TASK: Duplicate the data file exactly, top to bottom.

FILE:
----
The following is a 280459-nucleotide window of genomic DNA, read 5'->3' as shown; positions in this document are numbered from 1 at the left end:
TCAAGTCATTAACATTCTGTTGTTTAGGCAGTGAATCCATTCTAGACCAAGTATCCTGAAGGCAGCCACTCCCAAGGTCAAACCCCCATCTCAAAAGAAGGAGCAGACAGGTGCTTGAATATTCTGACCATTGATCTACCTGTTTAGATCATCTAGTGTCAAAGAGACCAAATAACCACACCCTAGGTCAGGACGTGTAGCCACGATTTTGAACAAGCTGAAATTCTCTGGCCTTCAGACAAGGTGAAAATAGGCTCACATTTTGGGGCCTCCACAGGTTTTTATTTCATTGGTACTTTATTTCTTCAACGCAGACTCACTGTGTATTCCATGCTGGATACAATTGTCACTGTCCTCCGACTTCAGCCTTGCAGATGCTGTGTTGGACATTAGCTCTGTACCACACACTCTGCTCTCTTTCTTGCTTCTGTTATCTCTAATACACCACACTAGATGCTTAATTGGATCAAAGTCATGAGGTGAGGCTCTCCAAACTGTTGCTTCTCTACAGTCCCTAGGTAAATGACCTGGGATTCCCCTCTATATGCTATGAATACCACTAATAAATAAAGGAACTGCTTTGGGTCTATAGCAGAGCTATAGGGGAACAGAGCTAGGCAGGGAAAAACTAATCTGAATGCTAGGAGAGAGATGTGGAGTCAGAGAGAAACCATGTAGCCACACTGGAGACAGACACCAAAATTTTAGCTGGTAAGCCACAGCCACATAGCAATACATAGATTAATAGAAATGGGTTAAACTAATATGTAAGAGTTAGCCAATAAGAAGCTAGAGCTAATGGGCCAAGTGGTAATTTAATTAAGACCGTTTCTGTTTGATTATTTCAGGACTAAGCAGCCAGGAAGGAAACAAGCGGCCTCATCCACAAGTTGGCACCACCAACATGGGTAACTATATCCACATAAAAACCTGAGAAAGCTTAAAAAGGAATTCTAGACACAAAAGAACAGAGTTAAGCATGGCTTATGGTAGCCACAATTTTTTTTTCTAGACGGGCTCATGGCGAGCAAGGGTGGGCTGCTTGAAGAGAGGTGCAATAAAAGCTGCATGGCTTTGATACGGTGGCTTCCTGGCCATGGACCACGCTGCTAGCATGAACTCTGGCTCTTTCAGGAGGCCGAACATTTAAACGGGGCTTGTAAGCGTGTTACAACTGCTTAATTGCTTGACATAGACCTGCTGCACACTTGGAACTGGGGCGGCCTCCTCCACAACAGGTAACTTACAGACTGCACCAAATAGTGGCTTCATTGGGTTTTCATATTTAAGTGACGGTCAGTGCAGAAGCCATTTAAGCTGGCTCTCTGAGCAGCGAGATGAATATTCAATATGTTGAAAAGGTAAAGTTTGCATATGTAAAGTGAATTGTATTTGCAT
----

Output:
The following is a 280459-nucleotide window of genomic DNA, read 5'->3' as shown; positions in this document are numbered from 1 at the left end:
TCAAGTCATTAACATTCTGTTGTTTAGGCAGTGAATCCATTCTAGACCAAGTATCCTGAAGGCAGCCACTCCCAAGGTCAAACCCCCATCTCAAAAGAAGGAGCAGACAGGTGCTTGAATATTCTGACCATTGATCTACCTGTTTAGATCATCTAGTGTCAAAGAGACCAAATAACCACACCCTAGGTCAGGACGTGTAGCCACGATTTTGAACAAGCTGAAATTCTCTGGCCTTCAGACAAGGTGAAAATAGGCTCACATTTTGGGGCCTCCACAGGTTTTTATTTCATTGGTACTTTATTTCTTCAACGCAGACTCACTGTGTATTCCATGCTGGATACAATTGTCACTGTCCTCCGACTTCAGCCTTGCAGATGCTGTGTTGGACATTAGCTCTGTACCACACACTCTGCTCTCTTTCTTGCTTCTGTTATCTCTAATACACCACACTAGATGCTTAATTGGATCAAAGTCATGAGGTGAGGCTCTCCAAACTGTTGCTTCTCTACAGTCCCTAGGTAAATGACCTGGGATTCCCCTCTATATGCTATGAATACCACTAATAAATAAAGGAACTGCTTTGGGTCTATAGCAGAGCTATAGGGGAACAGAGCTAGGCAGGGAAAAACTAATCTGAATGCTAGGAGAGAGATGTGGAGTCAGAGAGAAACCATGTAGCCACACTGGAGACAGACACCAAAATTTTAGCTGGTAAGCCACAGCCACATAGCAATACATAGATTAATAGAAATGGGTTAAACTAATATGTAAGAGTTAGCCAATAAGAAGCTAGAGCTAATGGGCCAAGTGGTAATTTAATTAAGACCGTTTCTGTTTGATTATTTCAGGACTAAGCAGCCAGGAAGGAAACAAGCGGCCTCATCCACAAGTTGGCACCACCAACATGGGTAACTATATCCACATAAAAACCTGAGAAAGCTTAAAAAGGAATTCTAGACACAAAAGAACAGAGTTAAGCATGGCTTATGGTAGCCACAATTTTTTTTTCTAGACGGGCTCATGGCGAGCAAGGGTGGGCTGCTTGAAGAGAGGTGCAATAAAAGCTGCATGGCTTTGATACGGTGGCTTCCTGGCCATGGACCACGCTGCTAGCATGAACTCTGGCTCTTTCAGGAGGCCGAACATTTAAACGGGGCTTGTAAGCGTGTTACAACTGCTTAATTGCTTGACATAGACCTGCTGCACACTTGGAACTGGGGCGGCCTCCTCCACAACAGGTAACTTACAGACTGCACCAAATAGTGGCTTCATTGGGTTTTCATATTTAAGTGACGGTCAGTGCAGAAGCCATTTAAGCTGGCTCTCTGAGCAGCGAGATGAATATTCAATATGTTGAAAAGGTAAAGTTTGCATATGTAAAGTGAATTGTATTTGCAT